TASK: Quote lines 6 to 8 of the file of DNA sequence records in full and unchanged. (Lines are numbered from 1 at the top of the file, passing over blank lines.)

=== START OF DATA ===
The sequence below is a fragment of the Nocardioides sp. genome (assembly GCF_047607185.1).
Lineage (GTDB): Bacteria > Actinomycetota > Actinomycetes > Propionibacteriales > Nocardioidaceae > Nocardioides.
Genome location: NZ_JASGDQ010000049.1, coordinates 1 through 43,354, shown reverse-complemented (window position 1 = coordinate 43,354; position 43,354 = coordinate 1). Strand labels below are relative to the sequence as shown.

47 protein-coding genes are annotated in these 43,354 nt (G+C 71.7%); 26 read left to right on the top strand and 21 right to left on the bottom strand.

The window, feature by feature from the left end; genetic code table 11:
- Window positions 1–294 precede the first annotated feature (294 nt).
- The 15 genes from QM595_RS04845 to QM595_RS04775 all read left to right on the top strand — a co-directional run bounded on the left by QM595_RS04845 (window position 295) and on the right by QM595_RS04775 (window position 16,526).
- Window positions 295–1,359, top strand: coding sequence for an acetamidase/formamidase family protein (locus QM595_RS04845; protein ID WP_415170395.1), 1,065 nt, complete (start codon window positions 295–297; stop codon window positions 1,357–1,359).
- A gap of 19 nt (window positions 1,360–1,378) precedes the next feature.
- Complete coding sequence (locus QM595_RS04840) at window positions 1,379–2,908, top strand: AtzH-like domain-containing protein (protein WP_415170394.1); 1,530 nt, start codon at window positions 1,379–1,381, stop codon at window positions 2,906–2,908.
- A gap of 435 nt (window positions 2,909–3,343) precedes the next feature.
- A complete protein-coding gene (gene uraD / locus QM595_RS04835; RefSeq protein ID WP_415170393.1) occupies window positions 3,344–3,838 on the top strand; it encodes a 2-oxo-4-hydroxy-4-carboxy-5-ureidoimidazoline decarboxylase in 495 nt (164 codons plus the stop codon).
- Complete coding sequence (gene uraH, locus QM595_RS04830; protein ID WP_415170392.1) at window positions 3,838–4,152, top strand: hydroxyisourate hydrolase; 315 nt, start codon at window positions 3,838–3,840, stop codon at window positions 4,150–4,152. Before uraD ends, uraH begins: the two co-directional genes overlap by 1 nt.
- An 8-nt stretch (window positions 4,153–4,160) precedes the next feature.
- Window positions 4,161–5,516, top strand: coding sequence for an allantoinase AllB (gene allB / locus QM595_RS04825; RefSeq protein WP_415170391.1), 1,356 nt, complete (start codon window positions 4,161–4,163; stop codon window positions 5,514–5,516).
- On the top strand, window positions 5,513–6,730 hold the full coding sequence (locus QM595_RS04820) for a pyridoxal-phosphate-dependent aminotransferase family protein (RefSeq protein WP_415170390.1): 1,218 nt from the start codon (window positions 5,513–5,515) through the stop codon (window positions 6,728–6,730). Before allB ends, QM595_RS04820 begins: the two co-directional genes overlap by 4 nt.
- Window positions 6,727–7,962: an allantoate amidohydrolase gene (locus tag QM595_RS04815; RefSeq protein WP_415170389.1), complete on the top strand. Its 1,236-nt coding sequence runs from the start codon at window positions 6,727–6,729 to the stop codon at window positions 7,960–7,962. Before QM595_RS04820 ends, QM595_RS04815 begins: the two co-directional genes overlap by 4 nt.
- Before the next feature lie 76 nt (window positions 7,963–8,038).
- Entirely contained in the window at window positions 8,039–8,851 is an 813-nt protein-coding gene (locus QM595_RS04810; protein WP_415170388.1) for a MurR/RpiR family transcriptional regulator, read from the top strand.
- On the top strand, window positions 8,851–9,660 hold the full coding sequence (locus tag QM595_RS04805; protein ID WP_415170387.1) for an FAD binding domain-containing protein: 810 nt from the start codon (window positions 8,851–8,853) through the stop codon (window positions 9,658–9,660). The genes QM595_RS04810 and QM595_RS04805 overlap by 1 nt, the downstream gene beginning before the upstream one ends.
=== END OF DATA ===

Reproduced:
- Window positions 1–294 precede the first annotated feature (294 nt).
- The 15 genes from QM595_RS04845 to QM595_RS04775 all read left to right on the top strand — a co-directional run bounded on the left by QM595_RS04845 (window position 295) and on the right by QM595_RS04775 (window position 16,526).
- Window positions 295–1,359, top strand: coding sequence for an acetamidase/formamidase family protein (locus QM595_RS04845; protein ID WP_415170395.1), 1,065 nt, complete (start codon window positions 295–297; stop codon window positions 1,357–1,359).